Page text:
2014 Washington Parks, Public Lands, and Forests Permit Guide

Wash­ing­ton State offers some of the most majes­tic nat­ur­al scenes played out in the Unit­ed States. With the Cas­cades careen­ing down the cen­ter of the state, there is enough land to be explored to occu­py a life­time. With such nat­ur­al, nation­al trea­sures how­ev­er, comes an intri­cate per­mit sys­tem stained with bureau­cra­cy and con­fus­ing charts. And no one likes get­ting a tick­et at the trail­head, and the mon­ey does go toward keep­ing these resources nat­ur­al, so here for you today is a quick guide on just about every­thing you need to know about the Wash­ing­ton recre­ation areas per­mit­ting systems:

Nation­al Parks
Wash­ing­ton has two Nation­al Parks that charge a fee, Mount Rainier Nation­al Park and Olympic Nation­al Park.  Here’s what you need to know to plan ahead to play free:

  • Day Pass: $15/Vehicle. $5 on foot or bike
  • Annu­al Pass: $30/Vehicle (sep­a­rate pass­es for the two vehicles)
  • Amer­i­ca the Beau­ti­ful Pass: Grants you access to over 2,000 fed­er­al recre­ation sites 

U.S. For­est Ser­vice Lands
Wash­ing­ton has 5 Forests that require a spe­cial per­mit to access by vehi­cle at the trailheads:

Also com­pli­ant with Oregon’s For­est Ser­vice Land, the pass­es can be pur­chased online, at a local ven­dor, or at a For­est Ser­vice Office in the Northwest: 

Wash­ing­ton State Pub­lic Lands
The Dis­cov­er Pass is the go-to tag for the over 7 mil­lion acres of state man­aged recre­ation areas. With a col­lab­o­ra­tive effort between three dif­fer­ent agen­cies, the Dis­cov­er Pass grants you access to over 100 State Parks man­aged by Parks and Recre­ation, 700 Water Access Points & 30 Wildlife Areas man­aged by Fish and Wildlife, as well as 80 Nat­ur­al Areas man­aged by the Depart­ment of Nat­ur­al Resources. Oth­er pass­es are required dur­ing the winter:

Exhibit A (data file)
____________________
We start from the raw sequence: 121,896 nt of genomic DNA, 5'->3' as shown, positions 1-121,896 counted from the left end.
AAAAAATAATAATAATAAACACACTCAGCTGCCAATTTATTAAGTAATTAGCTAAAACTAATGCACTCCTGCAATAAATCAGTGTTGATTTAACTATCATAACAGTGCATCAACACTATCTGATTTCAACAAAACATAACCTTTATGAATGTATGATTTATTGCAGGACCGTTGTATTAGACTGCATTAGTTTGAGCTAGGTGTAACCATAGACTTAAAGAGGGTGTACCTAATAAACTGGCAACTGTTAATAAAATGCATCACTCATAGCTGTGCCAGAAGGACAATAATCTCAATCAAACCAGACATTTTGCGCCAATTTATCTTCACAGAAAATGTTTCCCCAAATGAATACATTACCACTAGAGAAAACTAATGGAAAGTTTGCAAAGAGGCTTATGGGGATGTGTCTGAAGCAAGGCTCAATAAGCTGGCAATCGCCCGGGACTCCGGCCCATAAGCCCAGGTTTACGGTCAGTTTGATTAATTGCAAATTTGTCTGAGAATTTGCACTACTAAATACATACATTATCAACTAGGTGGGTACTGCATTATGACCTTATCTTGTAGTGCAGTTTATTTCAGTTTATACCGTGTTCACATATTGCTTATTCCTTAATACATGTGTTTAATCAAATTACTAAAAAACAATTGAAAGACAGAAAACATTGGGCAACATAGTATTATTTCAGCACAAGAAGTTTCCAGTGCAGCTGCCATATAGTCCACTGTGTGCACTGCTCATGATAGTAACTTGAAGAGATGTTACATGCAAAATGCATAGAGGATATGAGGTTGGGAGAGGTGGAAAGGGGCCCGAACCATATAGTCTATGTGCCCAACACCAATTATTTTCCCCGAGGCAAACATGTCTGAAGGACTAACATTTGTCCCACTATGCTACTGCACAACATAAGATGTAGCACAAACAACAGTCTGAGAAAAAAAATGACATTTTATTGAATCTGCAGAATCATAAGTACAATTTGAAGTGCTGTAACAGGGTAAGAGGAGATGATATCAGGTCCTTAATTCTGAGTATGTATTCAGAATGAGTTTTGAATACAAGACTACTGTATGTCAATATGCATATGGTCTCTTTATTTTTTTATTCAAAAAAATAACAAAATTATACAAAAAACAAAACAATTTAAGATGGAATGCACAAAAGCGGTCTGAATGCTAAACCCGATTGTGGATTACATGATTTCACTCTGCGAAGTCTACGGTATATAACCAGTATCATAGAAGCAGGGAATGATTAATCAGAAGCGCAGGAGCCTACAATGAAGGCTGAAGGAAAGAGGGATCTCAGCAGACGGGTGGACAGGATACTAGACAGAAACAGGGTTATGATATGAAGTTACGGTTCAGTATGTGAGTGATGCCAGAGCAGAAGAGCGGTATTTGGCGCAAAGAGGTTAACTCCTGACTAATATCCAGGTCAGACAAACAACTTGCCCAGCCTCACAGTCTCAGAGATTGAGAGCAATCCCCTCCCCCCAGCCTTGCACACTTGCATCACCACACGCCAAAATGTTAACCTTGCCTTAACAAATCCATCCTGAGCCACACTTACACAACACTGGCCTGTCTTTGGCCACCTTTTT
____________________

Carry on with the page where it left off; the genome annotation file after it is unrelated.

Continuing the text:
Win­ter Recre­ation Sno-Park Pass
Every win­ter, plows move tons of snow so you can gain access to some pre­mier back­coun­try, cross­coun­try, snow fort build­ing, and snow­shoe­ing spots. In this case, the Dis­cov­er Pass will not suf­fice to save you a cita­tion. The rules are con­fus­ing, but here are the guidelines:

  • Sno-Park Pass: You will always need a Sno-Park Pass to engage in some win­ter recre­ation­al activ­i­ty. Unless you can find a spot on the side of the road that won’t get you towed or plowed in, Sno-Parks are the way to go. 
  • Spe­cial Groomed Trails Per­mit: If you plan on cross coun­try ski­ing at Lake Wenatchee, Lake Eas­t­on, Hyak, Crys­tal Springs, Chi­wawa, Cab­in Creek,  Mount Spokane, or Nason Ridge; you’ll also need to get a $40 annu­al groomed trails per­mit. Avail­able to pur­chase at the same loca­tions for a sno-park permit.
  • Sno-Park Pass + Dis­cov­ery Pass: This is where it gets a lit­tle con­fus­ing. If you have an annu­al Sno-Park pass, you don’t need a Dis­cov­er Pass. But if you only have a dai­ly Sno-Park Pass, you need to accom­pa­ny it with either a dai­ly or annu­al Dis­cov­er Pass.

Using this guide will allow you to be wor­ry-free as you explore the best that Wash­ing­ton has to offer. Get out, park your car, go explore, and if one thing is guar­an­teed: Every dime you spend will be worth it.